The first scientific study on chinchilla sounds in their social environment was conducted by Dr. Bartl DVM in Germany.[11]

Chinchillas require extensive exercise and should have a large exercise wheel (over 15 in (380 mm) in diameter) with solid surfaces. Chinchilla legs and toes can easily get caught in a mesh running surface and tails can get caught in spokes. Chinchilla teeth need to be worn down as their teeth grow continually and can prevent the chinchilla from eating if they become overgrown.[12] Wooden sticks, pumice stone and chew toys are good options, but conifer and citrus woods (like cedar or orange) should be avoided because of the high content of resins, oils and phenols that are toxic for chinchillas. Birch, willow, apple tree, manzanita or kiln-dried pine are all safe woods for chinchillas to chew.[13]

The chinchilla lacks the ability to sweat; therefore, if temperatures get above 25°C (80°F), the chinchilla could get overheated and may suffer from heat stroke. Chinchillas dissipate heat by routing blood to their large ears, so red ears signal overheating.[14]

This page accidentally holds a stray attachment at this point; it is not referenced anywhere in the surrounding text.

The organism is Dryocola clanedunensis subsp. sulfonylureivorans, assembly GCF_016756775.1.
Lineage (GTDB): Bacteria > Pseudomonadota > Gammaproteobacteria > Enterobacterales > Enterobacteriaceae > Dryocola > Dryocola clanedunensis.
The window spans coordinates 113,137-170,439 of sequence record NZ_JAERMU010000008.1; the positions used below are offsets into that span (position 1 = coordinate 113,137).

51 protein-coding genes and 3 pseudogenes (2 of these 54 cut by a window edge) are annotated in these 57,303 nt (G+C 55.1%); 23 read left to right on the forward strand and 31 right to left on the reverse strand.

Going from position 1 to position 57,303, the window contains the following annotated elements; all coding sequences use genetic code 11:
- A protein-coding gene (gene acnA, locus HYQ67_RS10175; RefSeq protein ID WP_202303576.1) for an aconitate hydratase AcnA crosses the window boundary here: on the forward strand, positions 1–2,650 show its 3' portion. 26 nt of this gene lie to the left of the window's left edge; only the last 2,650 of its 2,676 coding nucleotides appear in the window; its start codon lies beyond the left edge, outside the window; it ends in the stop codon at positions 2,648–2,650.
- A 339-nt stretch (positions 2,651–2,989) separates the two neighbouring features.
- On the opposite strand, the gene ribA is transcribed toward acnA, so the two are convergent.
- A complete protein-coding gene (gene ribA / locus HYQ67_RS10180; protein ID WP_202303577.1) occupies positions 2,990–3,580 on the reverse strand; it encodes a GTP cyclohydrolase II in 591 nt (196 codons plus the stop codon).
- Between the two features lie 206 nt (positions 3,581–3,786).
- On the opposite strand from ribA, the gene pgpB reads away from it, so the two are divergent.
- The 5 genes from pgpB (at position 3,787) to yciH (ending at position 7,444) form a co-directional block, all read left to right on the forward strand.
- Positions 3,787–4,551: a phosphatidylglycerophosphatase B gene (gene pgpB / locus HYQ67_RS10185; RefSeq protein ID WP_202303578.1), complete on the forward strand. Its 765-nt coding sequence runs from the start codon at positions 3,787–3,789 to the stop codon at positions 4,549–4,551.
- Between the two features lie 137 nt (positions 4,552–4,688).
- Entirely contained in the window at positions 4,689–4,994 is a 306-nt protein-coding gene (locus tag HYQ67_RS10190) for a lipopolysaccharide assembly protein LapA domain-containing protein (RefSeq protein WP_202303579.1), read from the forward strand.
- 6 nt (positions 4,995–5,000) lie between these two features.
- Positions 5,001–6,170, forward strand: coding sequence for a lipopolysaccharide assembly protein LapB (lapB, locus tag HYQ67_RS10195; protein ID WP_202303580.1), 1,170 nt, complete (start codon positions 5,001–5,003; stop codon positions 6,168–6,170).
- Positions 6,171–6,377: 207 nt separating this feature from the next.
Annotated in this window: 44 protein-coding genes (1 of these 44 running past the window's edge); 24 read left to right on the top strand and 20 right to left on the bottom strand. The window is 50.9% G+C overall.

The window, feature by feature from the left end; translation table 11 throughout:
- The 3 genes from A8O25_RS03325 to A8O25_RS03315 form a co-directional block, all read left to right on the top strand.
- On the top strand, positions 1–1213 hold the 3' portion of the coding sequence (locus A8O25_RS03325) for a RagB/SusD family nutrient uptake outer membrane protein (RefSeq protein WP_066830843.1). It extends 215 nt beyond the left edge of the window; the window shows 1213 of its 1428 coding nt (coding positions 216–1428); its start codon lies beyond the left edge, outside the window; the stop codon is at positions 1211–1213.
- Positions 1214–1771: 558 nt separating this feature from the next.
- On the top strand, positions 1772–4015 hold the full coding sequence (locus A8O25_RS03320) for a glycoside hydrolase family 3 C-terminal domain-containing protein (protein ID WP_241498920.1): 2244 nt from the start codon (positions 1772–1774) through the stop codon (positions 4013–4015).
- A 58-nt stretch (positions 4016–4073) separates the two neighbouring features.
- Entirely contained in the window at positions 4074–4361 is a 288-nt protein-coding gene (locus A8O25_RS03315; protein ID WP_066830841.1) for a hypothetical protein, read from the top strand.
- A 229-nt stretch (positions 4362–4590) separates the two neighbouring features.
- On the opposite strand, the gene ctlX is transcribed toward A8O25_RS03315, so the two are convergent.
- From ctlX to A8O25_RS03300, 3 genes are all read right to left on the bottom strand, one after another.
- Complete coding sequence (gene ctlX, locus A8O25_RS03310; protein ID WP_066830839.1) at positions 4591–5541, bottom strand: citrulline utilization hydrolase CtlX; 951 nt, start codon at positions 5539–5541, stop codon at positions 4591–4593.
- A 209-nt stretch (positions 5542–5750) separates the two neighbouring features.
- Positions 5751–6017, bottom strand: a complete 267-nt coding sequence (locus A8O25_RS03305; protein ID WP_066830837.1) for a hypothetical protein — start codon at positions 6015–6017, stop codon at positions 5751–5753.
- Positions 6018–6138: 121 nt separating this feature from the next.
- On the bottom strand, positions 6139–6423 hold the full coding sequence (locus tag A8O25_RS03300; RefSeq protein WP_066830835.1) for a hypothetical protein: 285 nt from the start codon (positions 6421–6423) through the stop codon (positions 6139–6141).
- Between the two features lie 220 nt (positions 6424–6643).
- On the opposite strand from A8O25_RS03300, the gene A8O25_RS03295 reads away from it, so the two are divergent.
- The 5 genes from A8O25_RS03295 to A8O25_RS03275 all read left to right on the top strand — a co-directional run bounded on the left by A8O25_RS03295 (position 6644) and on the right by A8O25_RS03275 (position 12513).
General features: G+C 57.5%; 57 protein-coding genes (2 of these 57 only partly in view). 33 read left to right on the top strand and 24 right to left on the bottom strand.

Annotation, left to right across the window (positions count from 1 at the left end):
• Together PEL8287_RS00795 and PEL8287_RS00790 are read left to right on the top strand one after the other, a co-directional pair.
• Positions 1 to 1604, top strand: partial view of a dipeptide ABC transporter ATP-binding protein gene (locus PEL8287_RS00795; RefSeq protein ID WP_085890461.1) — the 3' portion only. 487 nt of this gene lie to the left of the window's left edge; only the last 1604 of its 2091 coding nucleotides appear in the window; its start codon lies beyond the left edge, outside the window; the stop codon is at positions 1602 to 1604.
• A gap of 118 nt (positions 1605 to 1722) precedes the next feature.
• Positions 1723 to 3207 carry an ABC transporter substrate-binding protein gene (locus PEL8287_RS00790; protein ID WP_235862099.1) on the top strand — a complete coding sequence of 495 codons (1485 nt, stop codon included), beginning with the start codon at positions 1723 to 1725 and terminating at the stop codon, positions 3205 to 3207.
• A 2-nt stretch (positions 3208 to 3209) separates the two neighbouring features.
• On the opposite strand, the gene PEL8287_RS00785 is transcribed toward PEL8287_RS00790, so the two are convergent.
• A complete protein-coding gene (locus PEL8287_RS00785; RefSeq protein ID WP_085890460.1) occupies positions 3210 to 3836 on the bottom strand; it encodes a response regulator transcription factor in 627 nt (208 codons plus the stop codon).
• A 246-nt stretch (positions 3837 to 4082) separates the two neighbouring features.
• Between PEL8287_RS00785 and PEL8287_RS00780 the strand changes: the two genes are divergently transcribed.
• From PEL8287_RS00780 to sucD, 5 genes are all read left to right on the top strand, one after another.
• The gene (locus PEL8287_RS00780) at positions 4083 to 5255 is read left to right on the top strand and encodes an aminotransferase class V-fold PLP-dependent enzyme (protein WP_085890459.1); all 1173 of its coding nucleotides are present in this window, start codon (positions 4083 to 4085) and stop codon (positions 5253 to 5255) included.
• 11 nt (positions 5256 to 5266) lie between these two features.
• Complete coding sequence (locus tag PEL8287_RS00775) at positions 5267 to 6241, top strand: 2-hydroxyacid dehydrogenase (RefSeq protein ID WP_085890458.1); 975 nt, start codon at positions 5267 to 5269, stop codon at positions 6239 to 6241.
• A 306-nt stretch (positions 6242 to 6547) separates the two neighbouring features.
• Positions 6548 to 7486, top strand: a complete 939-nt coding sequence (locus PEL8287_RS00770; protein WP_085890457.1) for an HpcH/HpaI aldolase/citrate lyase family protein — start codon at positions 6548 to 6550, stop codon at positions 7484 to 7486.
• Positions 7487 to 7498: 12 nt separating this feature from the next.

Chinchillas can be found in a variety of colors including the standard gray (the only color found in nature), beige, white, ebony, and many others.[15] They instinctively clean their fur by taking dust baths, in which they roll around in special chinchilla dust made of fine pumice. In the wild their dust is formed from fine ground volcanic rocks. The dust gets into their fur and absorbs oil and dirt. These baths are needed a few times a week. Chinchillas do not bathe in water because the dense fur prevents air-drying, retaining moisture close to the skin, which can cause fungus growth or fur rot. A wet chinchilla must be dried immediately with towels and a no-heat hair dryer. The fur is so thick that it resists parasites such as fleas. The fur also reduces loose dander, making chinchillas hypo-allergenic.[16]